In the late 1990s at Princeton, Conway happened to describe the 15 theorem to Bhargava. “I was totally amazed: first, that something so incredible could be true and, second, that there was no [published] proof,” Bhargava says. “I immediately dropped everything else I was doing . . . and started thinking about the problem and its suspected generalization.”

Bhargava began by devising a new proof for the 15 theorem. Recasting the problem in a geometric context, he came up with a line of reasoning that was much simpler and shorter than the proof originally developed by Conway and Schneeberger. With a simplified calculation, he found that, altogether, there are 204 universal, matrix-defined quadratic forms.

Mathematicians previously thought that the tally had been completed in 1948, when Margaret F. Willerding in her doctoral research at St. Louis University painstakingly worked out 178 universal matrix-defined quadratic forms. Bhargava’s new enumeration, taking advantage of the shortcut provided by the 15 theorem, shows that Willerding missed 36 universal forms, listed one universal form twice, and included nine forms that are, in fact, not universal.

After his work on the 15 theorem, Bhargava went on to prove what he called the 33 theorem. It asserts that a matrix-defined quadratic form represents all odd numbers if it works for 1, 3, 5, 7, 11, 15, and 33.

“This result required the use of some very clever and subtle arithmetic arguments,” Conway says.

Bhargava also discovered a way to check whether a quadratic form represents all prime numbers, that is, numbers evenly divisible only by themselves and 1. One needs only to check the primes up to 73, he reported.

## Tough nut

To crack the much tougher 290 conjecture, Bhargava began collaborating with Hanke. “We were both interested in questions about quadratic forms, though from different perspectives,” Hanke says. Hanke, for instance, was adept at using computers to examine quadratic forms.

“There are not too many number theorists who use computers to assist them in proving theorems, though there are more every day,” Hanke says. “While a computer does not even come close to replacing a mathematician, it can be very useful in handling big tasks which you understand very well.”

Hanke has explored the connection between quadratic forms and mathematical structures called modular forms and written software to enable others to do so.

“The ability for people to use computers to help them experiment with ideas, find patterns, and even occasionally prove theorems should have a very positive role in the development of mathematics in the future,” Hanke contends.

After several years of effort, Bhargava and Hanke succeeded in proving the 290 theorem. Their direct, elegant solution to the problem answered a fundamental question about quadratic forms.

First, they found that a check of whether each of a certain set of 29 integers, each less than or equal to 290, reveals whether all integers can be represented by a given quadratic form. Bhargava and Hanke then used that finding to enumerate the complete list of universal, four-variable, integer-valued quadratic forms, which they determined includes 6,436 quadratics.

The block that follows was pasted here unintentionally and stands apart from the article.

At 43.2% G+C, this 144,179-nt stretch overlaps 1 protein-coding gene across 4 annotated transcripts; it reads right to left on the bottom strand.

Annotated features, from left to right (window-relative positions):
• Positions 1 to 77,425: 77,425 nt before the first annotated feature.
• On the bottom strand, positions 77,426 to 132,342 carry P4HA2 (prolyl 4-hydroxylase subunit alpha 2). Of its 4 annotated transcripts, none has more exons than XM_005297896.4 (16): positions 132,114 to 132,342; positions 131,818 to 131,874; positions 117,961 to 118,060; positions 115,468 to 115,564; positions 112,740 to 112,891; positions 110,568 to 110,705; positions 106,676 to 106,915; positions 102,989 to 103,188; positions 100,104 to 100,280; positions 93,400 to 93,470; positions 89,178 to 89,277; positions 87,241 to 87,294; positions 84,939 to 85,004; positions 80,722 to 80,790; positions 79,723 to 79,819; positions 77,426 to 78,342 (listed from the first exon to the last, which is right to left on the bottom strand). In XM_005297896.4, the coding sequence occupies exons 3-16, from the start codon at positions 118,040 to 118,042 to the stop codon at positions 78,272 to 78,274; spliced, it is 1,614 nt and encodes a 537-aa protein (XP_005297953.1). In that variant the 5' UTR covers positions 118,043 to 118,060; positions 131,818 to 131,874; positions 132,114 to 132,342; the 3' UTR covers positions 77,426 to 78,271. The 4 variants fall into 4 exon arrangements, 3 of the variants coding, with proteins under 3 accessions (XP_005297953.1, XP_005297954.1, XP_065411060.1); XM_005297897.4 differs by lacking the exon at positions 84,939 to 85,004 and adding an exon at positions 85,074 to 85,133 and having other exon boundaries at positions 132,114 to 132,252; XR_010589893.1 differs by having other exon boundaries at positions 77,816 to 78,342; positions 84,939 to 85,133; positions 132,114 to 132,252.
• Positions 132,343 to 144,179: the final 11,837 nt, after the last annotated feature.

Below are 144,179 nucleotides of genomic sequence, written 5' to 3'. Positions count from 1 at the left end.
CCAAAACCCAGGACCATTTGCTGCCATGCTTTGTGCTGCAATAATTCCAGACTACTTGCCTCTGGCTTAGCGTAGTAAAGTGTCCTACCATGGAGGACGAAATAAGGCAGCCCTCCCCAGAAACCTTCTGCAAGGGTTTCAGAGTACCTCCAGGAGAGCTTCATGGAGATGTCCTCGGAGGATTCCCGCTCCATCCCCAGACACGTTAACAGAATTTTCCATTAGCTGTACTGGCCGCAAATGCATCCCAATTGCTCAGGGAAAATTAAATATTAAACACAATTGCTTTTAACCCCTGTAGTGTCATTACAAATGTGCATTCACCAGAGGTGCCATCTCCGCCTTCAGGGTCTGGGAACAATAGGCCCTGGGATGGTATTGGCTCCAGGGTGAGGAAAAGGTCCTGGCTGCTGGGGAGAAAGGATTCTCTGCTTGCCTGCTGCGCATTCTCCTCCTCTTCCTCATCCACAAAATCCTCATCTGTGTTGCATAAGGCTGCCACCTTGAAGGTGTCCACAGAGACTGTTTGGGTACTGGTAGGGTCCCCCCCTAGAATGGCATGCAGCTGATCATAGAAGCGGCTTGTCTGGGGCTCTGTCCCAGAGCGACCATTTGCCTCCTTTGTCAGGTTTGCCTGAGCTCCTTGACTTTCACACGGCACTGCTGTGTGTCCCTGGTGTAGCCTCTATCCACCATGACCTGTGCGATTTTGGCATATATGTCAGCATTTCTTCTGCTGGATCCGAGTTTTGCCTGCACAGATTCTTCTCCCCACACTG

“The problem of finding and understanding universal forms with integer coefficients has now been completely solved,” Hanke says.

However, “there is always room to play,” he adds. “Some of the most fruitful ideas in mathematics arise by revisiting questions that have been answered, but seeing them from a new perspective.”

Alladi notes, “In establishing this result, [Bhargava and Hanke] used a variety of techniques and results due to Ramanujan.” Last December, Bhargava was one of two recipients of the SASTRA Ramanujan Prize, awarded annually to young mathematicians for outstanding contributions in areas influenced by Ramanujan.

In his address accepting the award, Bhargava noted that Ramanujan would have been pleased not only with the complete resolution of the problem of universal quadratic forms but also with the methods employed in the proofs.

Ono agrees. “It’s beautiful mathematics,” he says.

**Number Theory and Musical Flow **

## Portrait of a young mathematician

Manjul Bhargava says that music and math “stimulate the creative spirit in very similar ways.” Now a mathematician at Princeton University, Bhargava has been fascinated by the properties and relationships of numbers since his childhood. His mother, a mathematics professor, encouraged his early interest in numbers, and he enjoyed reading books on recreational math. By ninth grade, Bhargava had completed all his Long Island, N.Y., high school’s math and computer courses.

As a child, Bhargava had a variety of other interests. He biked, played tennis, and flew kites. He also learned to play the sitar, guitar, and violin, and his mother introduced him to the tabla, a pair of small Indian drums, and to classical Indian music.

During his teen years, Bhargava studied the tabla in India, and he continued to play while pursuing mathematics as an undergraduate at Harvard University. An accomplished musician, he gave public tabla performances in the Boston area.

Both number theory and tabla playing may be viewed as the study of patterns, Bhargava says. “The goal of every number theorist and every tabla player,” he explains, “is to combine these patterns, carefully and creatively, so that they flow as a sequence of ideas, tell a story, and form a complete and beautiful piece.”